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01.03.2008 | Ausgabe 1/2008

Studies in Comparative International Development 1/2008

Policy Experimentation in China’s Economic Rise

Zeitschrift:
Studies in Comparative International Development > Ausgabe 1/2008
Autor:
Sebastian Heilmann
Wichtige Hinweise
The research for this article was supported by the German National Research Foundation and the Fairbank Center for East Asian Research at Harvard University. The author is especially indebted to Elizabeth Perry, Steven Goldstein, Rolf Langhammer, Dani Rodrik, Victor Shih, Ezra Vogel, and Rudolf Wagner for their encouragement and comments. Nancy Hearst made a crucial contribution by bringing precious sources from the Fairbank Center’s library to my attention that I otherwise would have overlooked.

Abstract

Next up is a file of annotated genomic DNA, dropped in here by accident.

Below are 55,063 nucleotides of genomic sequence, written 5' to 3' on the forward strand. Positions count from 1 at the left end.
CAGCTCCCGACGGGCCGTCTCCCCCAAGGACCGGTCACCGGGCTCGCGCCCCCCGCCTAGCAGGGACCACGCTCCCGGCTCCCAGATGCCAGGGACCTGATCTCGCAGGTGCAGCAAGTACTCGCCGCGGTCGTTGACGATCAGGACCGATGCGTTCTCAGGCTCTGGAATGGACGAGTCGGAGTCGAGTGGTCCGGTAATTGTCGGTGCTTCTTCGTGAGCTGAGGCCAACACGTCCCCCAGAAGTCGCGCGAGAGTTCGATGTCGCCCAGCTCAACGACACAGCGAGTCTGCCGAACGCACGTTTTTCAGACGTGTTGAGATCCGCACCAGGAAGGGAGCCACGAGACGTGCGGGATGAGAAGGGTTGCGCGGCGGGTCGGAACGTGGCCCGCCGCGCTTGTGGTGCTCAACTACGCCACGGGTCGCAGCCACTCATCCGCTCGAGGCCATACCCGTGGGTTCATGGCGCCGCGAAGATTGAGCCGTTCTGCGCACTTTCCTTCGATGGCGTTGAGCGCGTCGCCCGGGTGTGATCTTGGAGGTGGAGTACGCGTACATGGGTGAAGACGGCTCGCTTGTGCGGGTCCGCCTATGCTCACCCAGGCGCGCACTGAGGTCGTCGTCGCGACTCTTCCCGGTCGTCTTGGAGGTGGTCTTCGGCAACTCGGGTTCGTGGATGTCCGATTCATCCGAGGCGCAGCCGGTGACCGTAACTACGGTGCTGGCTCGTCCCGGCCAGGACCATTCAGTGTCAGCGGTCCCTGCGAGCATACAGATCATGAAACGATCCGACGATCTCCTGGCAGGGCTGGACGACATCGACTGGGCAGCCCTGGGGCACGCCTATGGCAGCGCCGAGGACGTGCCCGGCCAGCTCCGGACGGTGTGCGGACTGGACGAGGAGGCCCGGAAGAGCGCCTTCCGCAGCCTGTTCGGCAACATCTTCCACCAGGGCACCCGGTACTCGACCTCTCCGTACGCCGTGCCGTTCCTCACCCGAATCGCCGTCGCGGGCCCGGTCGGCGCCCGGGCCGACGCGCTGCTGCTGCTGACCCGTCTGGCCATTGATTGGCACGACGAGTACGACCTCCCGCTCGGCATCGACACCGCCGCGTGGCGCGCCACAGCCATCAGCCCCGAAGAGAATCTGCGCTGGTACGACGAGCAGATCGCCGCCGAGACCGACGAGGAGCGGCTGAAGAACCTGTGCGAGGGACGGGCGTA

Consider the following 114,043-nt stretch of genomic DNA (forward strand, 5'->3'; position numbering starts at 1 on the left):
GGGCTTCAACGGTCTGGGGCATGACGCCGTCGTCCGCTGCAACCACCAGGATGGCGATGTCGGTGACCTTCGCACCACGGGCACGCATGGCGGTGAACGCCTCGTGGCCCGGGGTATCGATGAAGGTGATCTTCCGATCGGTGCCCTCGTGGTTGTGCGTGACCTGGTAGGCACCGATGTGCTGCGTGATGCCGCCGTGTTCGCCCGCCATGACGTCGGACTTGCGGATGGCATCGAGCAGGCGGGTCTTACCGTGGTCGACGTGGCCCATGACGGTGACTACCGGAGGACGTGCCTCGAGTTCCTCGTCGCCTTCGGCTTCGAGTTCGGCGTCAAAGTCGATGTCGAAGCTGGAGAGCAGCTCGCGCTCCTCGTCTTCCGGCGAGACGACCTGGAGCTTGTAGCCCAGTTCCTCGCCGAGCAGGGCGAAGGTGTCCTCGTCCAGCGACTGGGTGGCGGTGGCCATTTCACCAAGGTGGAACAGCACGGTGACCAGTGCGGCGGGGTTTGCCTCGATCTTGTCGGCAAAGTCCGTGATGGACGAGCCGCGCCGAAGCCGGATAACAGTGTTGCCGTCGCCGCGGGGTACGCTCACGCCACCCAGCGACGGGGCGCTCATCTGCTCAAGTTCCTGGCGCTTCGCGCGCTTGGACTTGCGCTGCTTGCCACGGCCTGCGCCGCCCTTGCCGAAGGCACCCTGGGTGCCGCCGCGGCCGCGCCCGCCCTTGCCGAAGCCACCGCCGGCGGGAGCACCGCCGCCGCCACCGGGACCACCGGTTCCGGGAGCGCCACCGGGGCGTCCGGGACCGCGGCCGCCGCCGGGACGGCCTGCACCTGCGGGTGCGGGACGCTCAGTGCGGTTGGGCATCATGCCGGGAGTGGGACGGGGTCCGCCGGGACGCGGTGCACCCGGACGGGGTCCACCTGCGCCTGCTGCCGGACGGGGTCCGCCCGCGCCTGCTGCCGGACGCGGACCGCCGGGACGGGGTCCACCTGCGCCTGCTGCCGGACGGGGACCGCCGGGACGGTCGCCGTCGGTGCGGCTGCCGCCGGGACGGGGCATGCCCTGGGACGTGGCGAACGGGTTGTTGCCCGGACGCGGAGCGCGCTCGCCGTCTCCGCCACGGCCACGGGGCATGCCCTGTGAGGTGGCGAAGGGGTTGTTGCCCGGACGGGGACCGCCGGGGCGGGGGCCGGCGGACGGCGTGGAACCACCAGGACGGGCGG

Policy experimentation is frequently highlighted as a potent means to facilitate institutional innovation, and avoid reformist leaps in the dark by injecting bottom-up initiative and local knowledge into the national policy process. Yet experimentation remains a surprisingly vague concept in the debate over variants of economic governance. This article contributes to the study of experiment-based policymaking by examining the distinctive tools, processes, and effects of experimental programs in major domains of China’s economic reform. China’s experience attests to the potency of experimentation in bringing about transformative change, even in a rigid authoritarian, bureaucratic environment, and regardless of strong political opposition. Large-scale experimentation stimulated policy learning and economic expansion effectively in those sectors in which political elites could benefit from supporting new types of private and transnational entrepreneurial activity. Conversely, experimental programs largely failed in generating an effective provision of social goods which would require a combination of active societal supervision and strict central government enforcement to make it work. Though the impact of reform experiments varies between policy domains, China’s experimentation-based policy process has been essential to redefining basic policy parameters. At the heart of this process, we find a pattern of central–local interaction in generating policy—“experimentation under hierarchy”—which constitutes a notable addition to the repertoires of governance that have been tried for achieving economic transformation.

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